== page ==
Celebrating Hallow E’en

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The history of Halloween is commonly attributed to ancient Ireland, where the night of October 31st was known as “Hallow E’en”, or “Hallows Eve.” On this night it was believed that deceased ancestors were able to visit the living world before the start of their New Year on November 1st. Similarly, the Catholic Church celebrates All Saint’s Day on November 1st, a time when saints and the deceased  are honored.

 

 

 

 

Halloween Night by Muriel, Age 13 from the USA

Halloween Night by Muriel, Age 13 from the USA

Today, Halloween has become more of a celebration of the supernatural, with traditions in the United States that include decorating pumpkins and carving jack-o-lanterns, visiting spooky haunted houses, decorating houses, and trick or treating. According to some legends, the ritual of trick or treating stems from the Irish townspeople’s routine of visiting houses in the community to ask for food contributions for the town-held feast to bring in the New Year. Costumes were worn to disguise the townspeople from the roaming spirits.

 

 

 

 

Halloween Night by Lee, Age 10 from Northern Ireland

Halloween Night by Lee, Age 10 from Northern Ireland

Trick or treating today is a fun activity where school-aged children dress up in elaborate Halloween costumes and walk through their neighborhood, knocking on doors and collecting candy and other sweet treats. Irish and Scottish children dress up in costume and go “guising,” a similar tradition to trick or treating except the children receive treats in exchange for singing songs or performing tricks. In parts of the UK and in other countries throughout Europe, children set candles inside skulls and place them in graveyards and enjoy firework displays.

 

 

 

 

 

Dia de Muertos by Regina, Age 12 from Mexico

Dia de Muertos by Regina, Age 12 from Mexico

In Mexico, Latin America and Spain, it is believed that at midnight on October 31st, the gate of heaven is opened and spirits come back to earth and join their living relatives in a happy three-day celebration of family known as “Dia de los Muertos” (Day of the Dead). During this time it is customary for families to have a huge feast featuring the favorite foods of their ancestors to celebrate and honor them. Families also adorn the cemetery altars of the deceased with beautiful flower wreaths, sugar candy skulls and other commemorative mementos, and participate in community parades.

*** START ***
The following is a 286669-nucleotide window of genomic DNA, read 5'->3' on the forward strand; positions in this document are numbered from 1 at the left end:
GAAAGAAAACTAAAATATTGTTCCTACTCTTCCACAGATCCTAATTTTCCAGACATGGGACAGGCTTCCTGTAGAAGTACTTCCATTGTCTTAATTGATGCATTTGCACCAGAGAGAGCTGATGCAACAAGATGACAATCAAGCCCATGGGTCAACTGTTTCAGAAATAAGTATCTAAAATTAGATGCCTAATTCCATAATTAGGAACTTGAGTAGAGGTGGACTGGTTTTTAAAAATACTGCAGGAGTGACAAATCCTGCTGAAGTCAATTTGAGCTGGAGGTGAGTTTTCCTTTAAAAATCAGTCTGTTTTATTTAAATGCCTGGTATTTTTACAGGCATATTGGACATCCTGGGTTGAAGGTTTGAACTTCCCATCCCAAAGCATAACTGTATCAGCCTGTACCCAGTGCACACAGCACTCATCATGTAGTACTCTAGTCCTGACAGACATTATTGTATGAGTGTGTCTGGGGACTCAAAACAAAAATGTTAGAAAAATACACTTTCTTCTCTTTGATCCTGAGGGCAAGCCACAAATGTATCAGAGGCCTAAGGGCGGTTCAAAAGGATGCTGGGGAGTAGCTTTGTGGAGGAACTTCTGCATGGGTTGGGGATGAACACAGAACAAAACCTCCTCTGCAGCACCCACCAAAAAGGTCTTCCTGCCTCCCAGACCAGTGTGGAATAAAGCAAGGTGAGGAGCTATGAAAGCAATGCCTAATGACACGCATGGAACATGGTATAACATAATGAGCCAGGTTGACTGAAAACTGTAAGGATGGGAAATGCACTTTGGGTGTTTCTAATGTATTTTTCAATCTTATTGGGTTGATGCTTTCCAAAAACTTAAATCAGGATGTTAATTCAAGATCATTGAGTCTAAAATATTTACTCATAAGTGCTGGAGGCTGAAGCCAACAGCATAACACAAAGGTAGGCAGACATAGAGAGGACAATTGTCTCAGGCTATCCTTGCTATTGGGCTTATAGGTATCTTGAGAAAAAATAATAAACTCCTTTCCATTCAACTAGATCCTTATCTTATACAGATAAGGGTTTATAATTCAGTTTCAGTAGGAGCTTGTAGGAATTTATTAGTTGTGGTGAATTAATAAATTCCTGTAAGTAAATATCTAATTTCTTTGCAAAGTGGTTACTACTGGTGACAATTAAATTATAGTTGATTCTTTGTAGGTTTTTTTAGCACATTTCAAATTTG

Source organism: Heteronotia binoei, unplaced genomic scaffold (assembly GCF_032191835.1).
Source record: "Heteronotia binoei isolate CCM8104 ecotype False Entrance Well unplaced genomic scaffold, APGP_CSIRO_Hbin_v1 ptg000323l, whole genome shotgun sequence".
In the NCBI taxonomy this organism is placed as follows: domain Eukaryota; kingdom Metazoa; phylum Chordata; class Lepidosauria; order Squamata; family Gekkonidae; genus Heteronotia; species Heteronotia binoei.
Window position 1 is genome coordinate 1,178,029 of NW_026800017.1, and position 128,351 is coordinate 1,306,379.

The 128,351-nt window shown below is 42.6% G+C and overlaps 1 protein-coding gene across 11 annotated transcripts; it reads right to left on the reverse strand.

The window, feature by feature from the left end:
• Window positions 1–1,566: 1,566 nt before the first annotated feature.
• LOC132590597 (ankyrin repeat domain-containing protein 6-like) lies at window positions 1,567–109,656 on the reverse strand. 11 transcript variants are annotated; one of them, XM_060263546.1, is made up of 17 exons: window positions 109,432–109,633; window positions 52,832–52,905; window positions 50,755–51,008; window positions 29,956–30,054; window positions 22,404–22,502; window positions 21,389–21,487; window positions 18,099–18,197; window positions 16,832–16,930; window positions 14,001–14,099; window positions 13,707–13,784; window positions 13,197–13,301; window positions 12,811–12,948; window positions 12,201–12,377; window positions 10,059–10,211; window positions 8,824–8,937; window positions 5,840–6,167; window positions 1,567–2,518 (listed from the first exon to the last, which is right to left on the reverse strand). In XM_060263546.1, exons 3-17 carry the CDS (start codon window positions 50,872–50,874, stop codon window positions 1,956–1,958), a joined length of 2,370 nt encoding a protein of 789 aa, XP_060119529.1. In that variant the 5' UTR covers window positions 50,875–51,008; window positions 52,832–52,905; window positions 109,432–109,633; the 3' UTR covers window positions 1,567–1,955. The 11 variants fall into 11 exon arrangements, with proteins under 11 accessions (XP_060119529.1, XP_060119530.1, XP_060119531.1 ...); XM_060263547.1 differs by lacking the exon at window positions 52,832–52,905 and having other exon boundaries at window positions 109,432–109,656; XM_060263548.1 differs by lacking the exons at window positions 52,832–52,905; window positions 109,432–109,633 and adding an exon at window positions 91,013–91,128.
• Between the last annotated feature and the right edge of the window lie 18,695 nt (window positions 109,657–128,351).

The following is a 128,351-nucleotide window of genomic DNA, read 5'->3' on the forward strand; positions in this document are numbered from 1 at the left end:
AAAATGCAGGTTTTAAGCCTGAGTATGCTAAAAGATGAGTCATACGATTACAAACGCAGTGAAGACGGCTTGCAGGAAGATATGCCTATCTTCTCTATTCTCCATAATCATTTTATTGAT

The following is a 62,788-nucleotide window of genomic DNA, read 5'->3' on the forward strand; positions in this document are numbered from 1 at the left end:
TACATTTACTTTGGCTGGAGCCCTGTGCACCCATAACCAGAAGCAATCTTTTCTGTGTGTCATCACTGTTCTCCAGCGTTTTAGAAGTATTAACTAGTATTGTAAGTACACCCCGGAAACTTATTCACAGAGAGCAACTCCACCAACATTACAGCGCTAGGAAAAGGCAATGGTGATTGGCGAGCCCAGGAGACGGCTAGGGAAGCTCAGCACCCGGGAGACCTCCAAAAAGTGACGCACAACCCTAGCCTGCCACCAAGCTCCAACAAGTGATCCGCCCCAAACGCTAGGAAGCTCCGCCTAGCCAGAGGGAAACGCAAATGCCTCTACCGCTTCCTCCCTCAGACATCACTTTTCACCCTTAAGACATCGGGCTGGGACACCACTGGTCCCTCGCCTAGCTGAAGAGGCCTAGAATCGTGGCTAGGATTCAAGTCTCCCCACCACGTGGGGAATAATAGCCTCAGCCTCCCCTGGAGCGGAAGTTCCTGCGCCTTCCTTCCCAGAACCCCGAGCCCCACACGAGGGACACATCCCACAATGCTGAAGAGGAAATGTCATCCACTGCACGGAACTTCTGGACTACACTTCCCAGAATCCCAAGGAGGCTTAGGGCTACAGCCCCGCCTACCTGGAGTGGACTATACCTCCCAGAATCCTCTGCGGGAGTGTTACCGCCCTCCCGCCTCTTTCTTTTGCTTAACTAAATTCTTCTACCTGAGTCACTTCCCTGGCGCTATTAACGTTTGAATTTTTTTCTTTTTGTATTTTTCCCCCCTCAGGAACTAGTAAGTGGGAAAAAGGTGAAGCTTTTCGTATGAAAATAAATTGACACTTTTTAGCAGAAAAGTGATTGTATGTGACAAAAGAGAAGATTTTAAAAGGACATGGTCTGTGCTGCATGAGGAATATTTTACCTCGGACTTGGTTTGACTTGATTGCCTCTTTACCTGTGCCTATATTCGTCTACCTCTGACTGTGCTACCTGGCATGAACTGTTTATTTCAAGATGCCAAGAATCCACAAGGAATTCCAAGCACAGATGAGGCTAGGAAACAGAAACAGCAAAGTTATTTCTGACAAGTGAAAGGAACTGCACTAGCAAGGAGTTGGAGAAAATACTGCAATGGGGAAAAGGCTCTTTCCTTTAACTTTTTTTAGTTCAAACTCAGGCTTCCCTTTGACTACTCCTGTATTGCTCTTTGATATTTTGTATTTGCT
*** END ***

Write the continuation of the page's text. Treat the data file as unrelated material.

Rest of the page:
Day of the Dead by Melissa, Age 16 from the USA

Day of the Dead by Melissa, Age 16 from the USA

During the observations of the Chinese Ghost Festival, it is believed that there is more of a bridge between the dead and the living, allowing ancestors to come to earth and visit their living relatives. While not celebrated in late October/early November like Halloween and Dia de los Muertos, this festival takes place in the 7th month of the Chinese lunar calendar (August), and is marked with comparable traditional customs like food offerings, altar decorations and large feasts to provide food for the “hungry ghosts” who have made the long journey back to earth.

 

 

 

 

Bon Festival, also known as “o-bon” or “urabo,” is the Japanese version of the Ghost Festival, and is the time when deceased family members are believed to revisit their homes and reunite with their families. The name comes from the tradition of lighting small bonfires outside of houses to help guide and welcome the spirits home, and again at the end of the festival as a send-off for the spirits and aid in their return journey. This is a very joyous time for the Japanese, filled with large family gatherings and the community “Bon Odori” (dance).

Sources:

Halloween History: http://www.halloweenhistory.org/

History of Trick or Treating: http://www.smithsonianmag.com/smart-news/the-history-of-trick-or-treating-is-weirder-than-you-thought-79408373/?no-ist

Day of the Dead: http://www.mexicansugarskull.com/support/dodhistory.html

Dia de los Muertos: http://education.nationalgeographic.com/education/media/dia-de-los-muertos/?ar_a=1

Hungry Ghost Festival: http://www.chinahighlights.com/festivals/hungry-ghost-festival.htm

Bon Festival: http://web-japan.org/kidsweb/explore/calendar/august/bon.html

Other Resources:

Time for Kids-Halloween History: http://www.timeforkids.com/photos-video/slideshow/halloween-history/17296

Halloween Around the World:http://www.education.com/magazine/article/Halloween-Around-the-World/

By Elizabeth Kirst

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